Art Bergmann & Viper Juice At The Wise HallTuesday, July 02, 2013
|From left, Tony Bardach, Randy Rampage, Art Bergmann and centre bottom Zippy Pinhead|
Everybody who knows me, will know I am an absolute fan of Art Bergmann, the man, his music, his lyrics, his guitar playing and anything else not included in the above.
So after his concert this Canada Day Monday at the Wise Hall I received a few phone calls of protest from people citing articles about the concert that denigrated his artistic talents.
I would not even bother to mention the publications involved as most now routinely do interviews of city folk by phone or worse, by email. And in publications like the Vancouver Sun if writer John Mackie would stand up and randomly squeeze both triggers of a double-barreled shotgun he would not hit one single human being.
Nobody in this 21st century of whose mantra is, “The best price is free,” or “Good enough is good enough,” could possibly survive in this city as a rock critic. So I would take whatever such a rock critic said or wrote with an extremely teeny-weeny grain of salt. A rock critic in this city could not possibly make or break any musician, bad or good.
I am not writing the above alluding that indeed with handsome payment I would be a good music critic. That is not possible.
I write the above because if have had contact and indeed worked with very good rock critics. One of them was Les Wiseman whose In One Ear column in Vancouver Magazine was awaited monthly by a young man who now is in charge of rock music at a popular Vancouver weekly. Wiseman was uncommonly good. He almost was assigned work by Rolling Stone and Esquire (but did contribute to the legendary Trouser Press) but suffered the indignity of having seen the folks in New York when the best Canada had to offer was Red Rider. In fact Esquire editor Adam Moss (now editor of New York Magazine) told Wiseman, “I like your writing. Pity all you have to offer is Joe Clark.”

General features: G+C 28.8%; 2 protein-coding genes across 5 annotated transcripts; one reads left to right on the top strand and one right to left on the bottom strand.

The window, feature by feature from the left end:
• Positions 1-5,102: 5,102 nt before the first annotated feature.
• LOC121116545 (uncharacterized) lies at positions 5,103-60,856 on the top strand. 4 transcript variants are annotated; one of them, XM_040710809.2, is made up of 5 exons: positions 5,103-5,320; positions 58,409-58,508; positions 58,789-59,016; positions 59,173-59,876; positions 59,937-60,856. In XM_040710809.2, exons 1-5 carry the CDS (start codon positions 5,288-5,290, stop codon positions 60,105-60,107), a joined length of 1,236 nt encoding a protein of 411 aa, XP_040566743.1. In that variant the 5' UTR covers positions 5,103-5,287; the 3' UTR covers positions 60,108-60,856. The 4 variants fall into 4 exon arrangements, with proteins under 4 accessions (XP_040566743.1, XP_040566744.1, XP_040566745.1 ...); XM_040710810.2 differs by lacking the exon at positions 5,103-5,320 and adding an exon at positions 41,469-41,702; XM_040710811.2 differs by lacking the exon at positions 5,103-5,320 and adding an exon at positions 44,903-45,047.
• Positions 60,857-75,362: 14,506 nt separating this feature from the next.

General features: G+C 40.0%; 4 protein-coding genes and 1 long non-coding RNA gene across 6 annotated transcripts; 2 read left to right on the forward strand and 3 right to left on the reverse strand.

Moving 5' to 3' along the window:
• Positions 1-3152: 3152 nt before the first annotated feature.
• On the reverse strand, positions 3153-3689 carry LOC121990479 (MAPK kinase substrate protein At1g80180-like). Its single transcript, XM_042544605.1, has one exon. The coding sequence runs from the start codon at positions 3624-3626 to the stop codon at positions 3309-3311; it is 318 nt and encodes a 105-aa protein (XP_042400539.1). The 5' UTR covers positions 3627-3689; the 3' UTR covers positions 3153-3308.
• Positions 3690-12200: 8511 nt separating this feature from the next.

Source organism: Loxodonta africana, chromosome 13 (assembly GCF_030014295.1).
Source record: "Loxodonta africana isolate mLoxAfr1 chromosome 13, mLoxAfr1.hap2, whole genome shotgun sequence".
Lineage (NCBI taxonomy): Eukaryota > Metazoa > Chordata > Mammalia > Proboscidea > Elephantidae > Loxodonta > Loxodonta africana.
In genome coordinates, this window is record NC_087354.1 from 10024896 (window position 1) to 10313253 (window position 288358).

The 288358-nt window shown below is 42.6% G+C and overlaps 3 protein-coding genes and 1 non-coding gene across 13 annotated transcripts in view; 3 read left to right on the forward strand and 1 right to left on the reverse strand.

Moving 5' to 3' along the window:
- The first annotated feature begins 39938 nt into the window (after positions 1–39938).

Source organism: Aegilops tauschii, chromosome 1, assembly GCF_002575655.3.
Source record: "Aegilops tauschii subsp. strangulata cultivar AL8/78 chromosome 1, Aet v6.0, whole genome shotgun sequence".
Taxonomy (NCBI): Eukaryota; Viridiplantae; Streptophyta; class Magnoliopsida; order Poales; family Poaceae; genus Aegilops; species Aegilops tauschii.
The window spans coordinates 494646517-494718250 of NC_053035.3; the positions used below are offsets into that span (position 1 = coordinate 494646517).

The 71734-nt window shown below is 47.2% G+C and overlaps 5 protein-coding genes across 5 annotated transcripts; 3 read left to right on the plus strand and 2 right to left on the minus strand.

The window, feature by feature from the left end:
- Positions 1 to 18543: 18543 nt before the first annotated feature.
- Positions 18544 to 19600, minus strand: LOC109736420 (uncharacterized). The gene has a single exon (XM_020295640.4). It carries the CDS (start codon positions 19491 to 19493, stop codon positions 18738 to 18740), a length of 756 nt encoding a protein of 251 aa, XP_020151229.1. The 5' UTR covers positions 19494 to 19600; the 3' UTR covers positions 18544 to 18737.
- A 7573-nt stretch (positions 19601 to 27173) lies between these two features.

The other rock critics (not in reality just that) as they were arts critics were Globe & Mail writer Christopher Dafoe and free-lance Globe & Mail writer John Lekich. The excellence of all three blasts into a supernova with comparison to anybody who may be writing about what they wrote in our contemporary Vancouver media. Another great rock writer, Lenny Kaye even contributed to this model blog here..
It seems that the music critic in question was critical of Bergmann’s supposed drunkenness while admitting that he himself was under the influence.
Since I happened to have been back stage for most of the show and hours before I can attest to a few things that might clear the air.
For one, this last week, Kevin Lucks (the band’s bass player and organizational genius who managed to get people to show up for practice six times) found a temporary fix for Bergmann’s severe arthritis, curvature of the spine and everything else that has the man in chronic pain. This elixir is viper juice (the real snake oil!) which energized Bergmann so unlike his last appearance in 2009 when he was unable to even pick up his guitar. This time he played it from beginning to end.
Before the concert, Bergmann and company had slices at a pizza joint. Back stage they had a huge tub of iced water bottles. I did not see Bergmann open any of the beer but he did want as soon as the concert began a can of cider. I know because I was standing (and you may have seen me in my poor choice of a white T-shirt of the Odds.) behind Adam Drake the drummer when Bergmann asked for the cider.